Million Dollar Quartet [Original Broadway Cast Recording]

by: Original Broadway Cast Recording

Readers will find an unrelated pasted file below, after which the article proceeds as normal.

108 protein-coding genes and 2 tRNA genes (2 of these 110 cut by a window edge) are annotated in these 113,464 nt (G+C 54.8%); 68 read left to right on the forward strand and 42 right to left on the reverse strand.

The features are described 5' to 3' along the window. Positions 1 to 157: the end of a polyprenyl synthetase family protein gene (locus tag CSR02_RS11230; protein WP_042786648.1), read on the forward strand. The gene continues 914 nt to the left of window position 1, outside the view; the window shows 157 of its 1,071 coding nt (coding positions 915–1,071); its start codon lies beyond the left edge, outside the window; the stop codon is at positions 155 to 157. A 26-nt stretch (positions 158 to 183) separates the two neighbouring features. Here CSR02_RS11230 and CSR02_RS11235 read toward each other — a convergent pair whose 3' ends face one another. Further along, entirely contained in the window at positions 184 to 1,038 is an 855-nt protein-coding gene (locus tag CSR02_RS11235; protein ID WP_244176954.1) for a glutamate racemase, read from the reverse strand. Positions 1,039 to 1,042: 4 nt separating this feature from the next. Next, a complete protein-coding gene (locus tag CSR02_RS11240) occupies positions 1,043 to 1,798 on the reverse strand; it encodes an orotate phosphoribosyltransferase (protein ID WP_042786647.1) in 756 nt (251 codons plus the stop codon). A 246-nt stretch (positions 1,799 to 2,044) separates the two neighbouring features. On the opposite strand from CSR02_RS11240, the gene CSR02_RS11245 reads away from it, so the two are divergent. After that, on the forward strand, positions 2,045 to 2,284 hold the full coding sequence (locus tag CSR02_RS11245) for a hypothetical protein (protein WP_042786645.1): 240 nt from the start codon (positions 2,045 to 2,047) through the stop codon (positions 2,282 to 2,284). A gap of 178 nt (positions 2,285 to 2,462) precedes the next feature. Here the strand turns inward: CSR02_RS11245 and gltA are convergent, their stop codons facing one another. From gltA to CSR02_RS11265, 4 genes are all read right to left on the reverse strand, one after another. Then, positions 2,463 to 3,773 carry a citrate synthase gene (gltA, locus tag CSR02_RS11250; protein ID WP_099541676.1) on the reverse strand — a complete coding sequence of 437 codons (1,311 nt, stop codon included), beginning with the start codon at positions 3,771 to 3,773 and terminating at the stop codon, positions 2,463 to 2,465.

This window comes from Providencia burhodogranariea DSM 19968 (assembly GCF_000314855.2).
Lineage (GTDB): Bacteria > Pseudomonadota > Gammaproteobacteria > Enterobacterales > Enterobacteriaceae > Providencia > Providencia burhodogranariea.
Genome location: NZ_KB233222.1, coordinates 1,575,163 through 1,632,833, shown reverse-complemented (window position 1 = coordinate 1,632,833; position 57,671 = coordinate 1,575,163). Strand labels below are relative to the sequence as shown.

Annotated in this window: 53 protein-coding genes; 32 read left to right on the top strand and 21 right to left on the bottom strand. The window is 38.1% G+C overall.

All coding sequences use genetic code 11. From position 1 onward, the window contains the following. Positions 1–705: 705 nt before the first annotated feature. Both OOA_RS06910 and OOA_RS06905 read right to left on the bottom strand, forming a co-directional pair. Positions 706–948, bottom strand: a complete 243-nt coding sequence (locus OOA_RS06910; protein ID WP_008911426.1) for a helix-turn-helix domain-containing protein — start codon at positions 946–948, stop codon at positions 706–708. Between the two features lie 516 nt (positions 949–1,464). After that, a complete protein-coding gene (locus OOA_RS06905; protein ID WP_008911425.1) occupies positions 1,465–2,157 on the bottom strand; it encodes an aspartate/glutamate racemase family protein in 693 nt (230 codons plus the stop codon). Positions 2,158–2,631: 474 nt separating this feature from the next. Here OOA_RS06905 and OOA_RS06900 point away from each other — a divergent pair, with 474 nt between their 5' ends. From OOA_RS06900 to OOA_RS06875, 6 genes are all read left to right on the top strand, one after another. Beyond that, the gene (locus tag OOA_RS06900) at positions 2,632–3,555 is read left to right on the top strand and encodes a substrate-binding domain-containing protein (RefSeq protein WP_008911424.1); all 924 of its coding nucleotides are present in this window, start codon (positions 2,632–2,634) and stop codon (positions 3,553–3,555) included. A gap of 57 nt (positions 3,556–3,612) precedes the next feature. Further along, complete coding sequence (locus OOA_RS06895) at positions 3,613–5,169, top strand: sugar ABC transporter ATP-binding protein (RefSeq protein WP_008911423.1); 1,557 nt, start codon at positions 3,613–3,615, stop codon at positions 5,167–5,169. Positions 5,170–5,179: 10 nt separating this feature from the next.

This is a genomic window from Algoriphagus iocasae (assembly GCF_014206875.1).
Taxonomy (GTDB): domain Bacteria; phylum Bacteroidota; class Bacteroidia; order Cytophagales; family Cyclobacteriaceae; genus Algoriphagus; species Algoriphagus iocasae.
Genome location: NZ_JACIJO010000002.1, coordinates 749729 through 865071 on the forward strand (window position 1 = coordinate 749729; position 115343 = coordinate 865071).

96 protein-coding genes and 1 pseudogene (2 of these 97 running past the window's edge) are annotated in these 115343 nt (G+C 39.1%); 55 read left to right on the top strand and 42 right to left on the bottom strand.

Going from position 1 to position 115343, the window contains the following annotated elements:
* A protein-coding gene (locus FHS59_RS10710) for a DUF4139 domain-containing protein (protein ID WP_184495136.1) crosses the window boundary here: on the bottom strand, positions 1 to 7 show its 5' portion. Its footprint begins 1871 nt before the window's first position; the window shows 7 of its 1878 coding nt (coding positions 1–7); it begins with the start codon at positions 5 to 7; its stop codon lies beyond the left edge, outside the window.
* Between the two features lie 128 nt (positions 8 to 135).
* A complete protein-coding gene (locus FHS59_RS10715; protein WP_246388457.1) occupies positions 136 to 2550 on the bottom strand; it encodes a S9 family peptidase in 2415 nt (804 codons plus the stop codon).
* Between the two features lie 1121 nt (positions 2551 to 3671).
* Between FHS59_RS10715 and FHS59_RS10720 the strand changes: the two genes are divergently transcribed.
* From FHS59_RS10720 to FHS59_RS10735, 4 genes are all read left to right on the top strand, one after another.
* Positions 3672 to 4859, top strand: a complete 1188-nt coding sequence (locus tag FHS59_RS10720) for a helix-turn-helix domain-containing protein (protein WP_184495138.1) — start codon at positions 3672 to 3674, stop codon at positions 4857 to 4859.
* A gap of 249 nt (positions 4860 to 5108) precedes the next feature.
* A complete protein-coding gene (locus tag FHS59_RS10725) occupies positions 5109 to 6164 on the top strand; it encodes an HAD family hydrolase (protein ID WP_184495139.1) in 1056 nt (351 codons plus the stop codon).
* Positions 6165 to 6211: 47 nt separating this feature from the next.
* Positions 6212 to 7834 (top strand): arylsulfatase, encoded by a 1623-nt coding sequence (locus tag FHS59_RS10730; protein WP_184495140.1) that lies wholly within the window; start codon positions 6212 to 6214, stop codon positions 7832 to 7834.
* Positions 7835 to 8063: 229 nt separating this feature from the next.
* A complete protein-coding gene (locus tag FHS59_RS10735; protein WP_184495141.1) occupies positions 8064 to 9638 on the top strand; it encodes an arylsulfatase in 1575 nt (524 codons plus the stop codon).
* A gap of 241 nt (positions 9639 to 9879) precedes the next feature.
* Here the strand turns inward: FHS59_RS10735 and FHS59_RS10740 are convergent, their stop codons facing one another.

On December 4, 1956, Carl Perkins held a recording session at the Sun Records studio in Memphis, Tennessee, and producer and label head Sam Phillips brought in a new, unknown signee to Sun, Jerry Lee Lewis, to play piano. During the session, Johnny Cash, then also a Sun artist and a country star, dropped by, as did Elvis Presley, whose Sun contract Phillips had sold to RCA Victor, which had made Presley a major pop star. The four artists posed for a photograph, and three of them (Cash went home early) played as Phillips let the tapes roll. A bootleg of the session was dubbed The Million Dollar Quartet; eventually the album was given a legitimate release. Colin Escott and Floyd Mutrux, in their book for the 2010 Broadway musical Million Dollar Quartet, use the recording session to encapsulate various events in the lives of those present. In their telling, Perkins seethes with anger at having missed his shot at stardom when a car crash prevented him from singing his song "Blue Suede Shoes" on national television and Presley scored a hit with it instead. Lewis is cocky and egotistical, bursting with the arrogance that will make him a star within a year. Cash is looking for a way to tell Phillips that he's leaving Sun for a major label. Phillips is hoping to re-sign Cash, while also pondering an offer to join RCA. Presley is hoping to help persuade Phillips to take that offer. Along the way, the four musicians sing and play nearly two dozen songs, including their own hits and other then-contemporary material. (Escott and Mutrux have not felt restricted to the songs -- mostly gospel numbers -- that Perkins, Lewis, and Presley actually performed.) On this cast album, there are snippets of dialogue, but for the most part it's the songs that dominate, as Eddie Clendening impersonates Presley; Lance Guest is Cash; Levi Kreis plays Lewis; and Rob Lyons inhabits Perkins. (Elizabeth Stanley plays a fictional Presley girlfriend and gets to do a couple of numbers, too.) Of the four principals, Guest is the closest clone to his character, effectively re-creating the sound of Johnny Cash. Lyons doesn't really sound at all like Perkins, though he does sound good. Clendening and Kreis are somewhere in between. The arrangements lean toward rockabilly, with plenty of slapback bass, and the performers are uniformly enthusiastic. Of course, the original recordings are far superior, but effectively assembled and performed jukebox musicals like this help keep the music alive. ~ William Ruhlmann

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